Wallace Letters Online

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Record number: WCP450

Sent by:
Alfred Russel Wallace
Sent to:
Annie Wallace (née Mitten)
19 June 1887

Sent by Alfred Russel Wallace, Stockton, California, USA to Annie Wallace (née Mitten), [Nutwood Cottage, Frith Hill, Godalming] on 19 June 1887.

Record created:
01 June 2002 by Lucas, Paula J.


In this letter Wallace instructs his wife Annie how to complete his tax return in his absence. Wallace also chastises Annie for not dating her previous two letters to him and states that their daughter has picked up this bad habit, but their son Willie, "shows the hereditary business instinct of the male animal by duly dating"! Wallace bemoans the US government postal weight restrictions affecting his posting of plants back to England. Wallace concludes his letter by stating how miserable California is and that "nowhere in America yet have I seen a place I should like to live in". Plant species mentioned include: Calochortus venustus, Brodicea grandiflora.

Record contains:

  • letter (1)

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LETTER (WCP450.450)

A typical letter handwritten by author in English and signed by author.

Held by:
Natural History Museum
Finding number:
NHM WP1/5/34
Copyright owner:
©A. R. Wallace Literary Estate

Physical description

Transcription information




Stockton. Cal.[ifornia]

June 19th. 1887.

My dear Annie

First of all about business matters. The receipts for books, papers, &c. from America should not be returned till the books &c. they refer to have arrived, which may be months afterwards. You cannot acknowledge the receipt of a thing till you have received it. The same with the arrow-heads, books &c. which came from Smithsonian Institute. The Income tax paper was to have been returned within 21 days of the time you received it --19th. of April last. If you have not had trouble about this already I now return it filled up as near as I can. It has to have only my earnings by lectures, articles &c. as all the receipts from Pension, Companies &c. have the Income tax deducted. Last year I think I returned about £100 but I forget exactly, and I put the same for this year, as I cannot possibly tell yet if any profits will be more or less than if I had remained in England. On the cover of the cheque book of last year you will find a note of what I stated[?] last year, and if you have another paper to fill up you can put the same.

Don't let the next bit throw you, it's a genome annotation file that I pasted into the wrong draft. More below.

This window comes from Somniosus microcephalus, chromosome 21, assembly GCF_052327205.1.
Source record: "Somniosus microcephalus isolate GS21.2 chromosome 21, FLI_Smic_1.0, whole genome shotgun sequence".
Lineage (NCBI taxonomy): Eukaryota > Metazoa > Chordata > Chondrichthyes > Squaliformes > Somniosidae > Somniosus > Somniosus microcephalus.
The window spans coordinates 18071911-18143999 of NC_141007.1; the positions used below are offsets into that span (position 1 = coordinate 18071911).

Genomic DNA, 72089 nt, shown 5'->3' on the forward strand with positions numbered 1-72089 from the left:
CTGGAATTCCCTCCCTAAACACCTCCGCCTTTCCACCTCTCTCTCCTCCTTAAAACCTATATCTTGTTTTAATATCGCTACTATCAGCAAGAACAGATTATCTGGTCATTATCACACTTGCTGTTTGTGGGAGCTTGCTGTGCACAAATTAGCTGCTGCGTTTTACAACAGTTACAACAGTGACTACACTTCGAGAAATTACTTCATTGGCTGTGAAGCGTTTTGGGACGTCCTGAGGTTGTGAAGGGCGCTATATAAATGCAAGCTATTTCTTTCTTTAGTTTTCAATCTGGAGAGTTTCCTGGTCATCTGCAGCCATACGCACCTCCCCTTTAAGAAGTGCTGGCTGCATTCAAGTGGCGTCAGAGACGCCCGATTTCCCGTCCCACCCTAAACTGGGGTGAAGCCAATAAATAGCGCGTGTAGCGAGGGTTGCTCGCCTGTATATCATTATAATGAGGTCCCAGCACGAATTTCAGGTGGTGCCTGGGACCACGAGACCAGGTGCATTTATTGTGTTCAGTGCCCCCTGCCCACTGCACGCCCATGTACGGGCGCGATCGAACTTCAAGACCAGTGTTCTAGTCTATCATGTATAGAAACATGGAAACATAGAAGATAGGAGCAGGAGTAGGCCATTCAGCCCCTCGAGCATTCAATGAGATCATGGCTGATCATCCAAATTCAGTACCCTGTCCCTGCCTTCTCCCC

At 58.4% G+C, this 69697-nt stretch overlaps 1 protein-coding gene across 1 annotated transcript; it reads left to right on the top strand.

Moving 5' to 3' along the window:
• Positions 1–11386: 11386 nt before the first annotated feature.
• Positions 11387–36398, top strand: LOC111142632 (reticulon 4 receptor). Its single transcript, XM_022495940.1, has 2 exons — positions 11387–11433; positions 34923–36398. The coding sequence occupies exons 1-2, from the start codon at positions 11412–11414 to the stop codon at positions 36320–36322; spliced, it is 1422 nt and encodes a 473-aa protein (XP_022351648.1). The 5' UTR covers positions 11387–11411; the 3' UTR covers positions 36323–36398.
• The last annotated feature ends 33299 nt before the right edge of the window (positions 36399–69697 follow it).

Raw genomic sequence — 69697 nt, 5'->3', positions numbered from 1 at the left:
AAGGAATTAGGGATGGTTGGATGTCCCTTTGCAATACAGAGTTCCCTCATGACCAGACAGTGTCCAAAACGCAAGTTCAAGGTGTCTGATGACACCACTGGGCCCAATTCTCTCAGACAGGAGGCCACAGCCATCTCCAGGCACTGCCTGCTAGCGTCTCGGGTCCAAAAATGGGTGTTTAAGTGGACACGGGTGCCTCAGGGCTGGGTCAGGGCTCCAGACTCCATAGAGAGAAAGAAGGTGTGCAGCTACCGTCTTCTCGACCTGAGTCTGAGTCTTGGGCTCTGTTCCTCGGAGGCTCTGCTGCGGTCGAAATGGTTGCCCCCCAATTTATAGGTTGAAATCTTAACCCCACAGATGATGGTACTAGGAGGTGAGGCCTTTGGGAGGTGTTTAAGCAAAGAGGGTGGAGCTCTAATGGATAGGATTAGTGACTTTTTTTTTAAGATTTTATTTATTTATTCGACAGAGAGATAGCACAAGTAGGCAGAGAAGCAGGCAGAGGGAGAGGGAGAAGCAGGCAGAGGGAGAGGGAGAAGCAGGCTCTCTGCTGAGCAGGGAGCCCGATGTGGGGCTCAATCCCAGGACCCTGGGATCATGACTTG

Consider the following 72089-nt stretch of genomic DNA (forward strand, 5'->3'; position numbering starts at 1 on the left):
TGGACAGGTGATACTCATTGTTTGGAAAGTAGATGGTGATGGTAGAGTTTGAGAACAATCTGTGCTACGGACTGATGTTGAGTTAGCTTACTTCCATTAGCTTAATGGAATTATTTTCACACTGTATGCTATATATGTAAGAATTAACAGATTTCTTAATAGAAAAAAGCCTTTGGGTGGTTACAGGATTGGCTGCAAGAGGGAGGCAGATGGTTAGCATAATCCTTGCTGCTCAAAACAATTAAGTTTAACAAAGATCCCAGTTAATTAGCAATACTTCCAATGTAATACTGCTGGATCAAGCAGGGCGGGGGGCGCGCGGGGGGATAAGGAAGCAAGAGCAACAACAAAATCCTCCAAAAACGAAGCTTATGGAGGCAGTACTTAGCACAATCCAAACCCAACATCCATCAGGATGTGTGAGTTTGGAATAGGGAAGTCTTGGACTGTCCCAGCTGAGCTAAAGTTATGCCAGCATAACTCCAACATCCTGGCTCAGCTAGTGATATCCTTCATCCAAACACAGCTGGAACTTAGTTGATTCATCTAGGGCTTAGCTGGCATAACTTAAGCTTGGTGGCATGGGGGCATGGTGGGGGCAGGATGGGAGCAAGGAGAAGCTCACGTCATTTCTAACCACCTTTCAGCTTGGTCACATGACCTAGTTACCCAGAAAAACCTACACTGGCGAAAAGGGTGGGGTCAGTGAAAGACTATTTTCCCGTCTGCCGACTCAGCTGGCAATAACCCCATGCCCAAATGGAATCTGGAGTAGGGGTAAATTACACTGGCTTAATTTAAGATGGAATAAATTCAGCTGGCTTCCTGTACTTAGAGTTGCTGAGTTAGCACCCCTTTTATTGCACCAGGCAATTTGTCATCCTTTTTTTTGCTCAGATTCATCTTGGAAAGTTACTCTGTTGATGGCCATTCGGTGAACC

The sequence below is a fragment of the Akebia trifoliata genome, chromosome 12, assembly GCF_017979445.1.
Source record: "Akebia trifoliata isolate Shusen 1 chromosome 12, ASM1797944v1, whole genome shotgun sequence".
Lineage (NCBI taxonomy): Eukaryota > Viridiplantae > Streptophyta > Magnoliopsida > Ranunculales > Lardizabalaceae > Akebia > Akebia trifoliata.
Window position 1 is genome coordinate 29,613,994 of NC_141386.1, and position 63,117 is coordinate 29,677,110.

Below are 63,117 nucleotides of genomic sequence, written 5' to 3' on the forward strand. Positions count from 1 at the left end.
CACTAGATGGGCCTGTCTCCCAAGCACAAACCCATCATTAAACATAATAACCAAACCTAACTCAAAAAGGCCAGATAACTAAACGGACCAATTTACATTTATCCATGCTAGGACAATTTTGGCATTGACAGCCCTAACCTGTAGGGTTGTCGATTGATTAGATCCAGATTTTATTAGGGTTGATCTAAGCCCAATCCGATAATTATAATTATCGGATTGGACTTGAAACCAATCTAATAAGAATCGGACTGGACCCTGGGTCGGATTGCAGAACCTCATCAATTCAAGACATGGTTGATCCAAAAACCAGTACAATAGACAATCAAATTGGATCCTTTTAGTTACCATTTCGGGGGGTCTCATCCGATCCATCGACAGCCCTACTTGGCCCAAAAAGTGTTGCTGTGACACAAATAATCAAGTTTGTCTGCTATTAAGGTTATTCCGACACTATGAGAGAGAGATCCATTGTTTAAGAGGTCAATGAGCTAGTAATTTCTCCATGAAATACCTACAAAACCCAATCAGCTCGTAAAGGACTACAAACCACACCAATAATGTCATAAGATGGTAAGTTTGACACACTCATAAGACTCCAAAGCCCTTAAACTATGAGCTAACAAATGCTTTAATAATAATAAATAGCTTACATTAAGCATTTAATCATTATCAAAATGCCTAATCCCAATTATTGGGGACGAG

I have just returned from the Yosemite & Big Trees, & found your two last letters, one having come from Williams & one direct here. They are both very interesting and I am glad to hear the garden is going on so well. [[2]] You will make quite a gardener with your experiences in weeding. The discovery of the Gentians is very nice & shows you have improved by practice. I am very glad they are doing so well. If dry weather comes you must give them a drenching of water every time you pass them.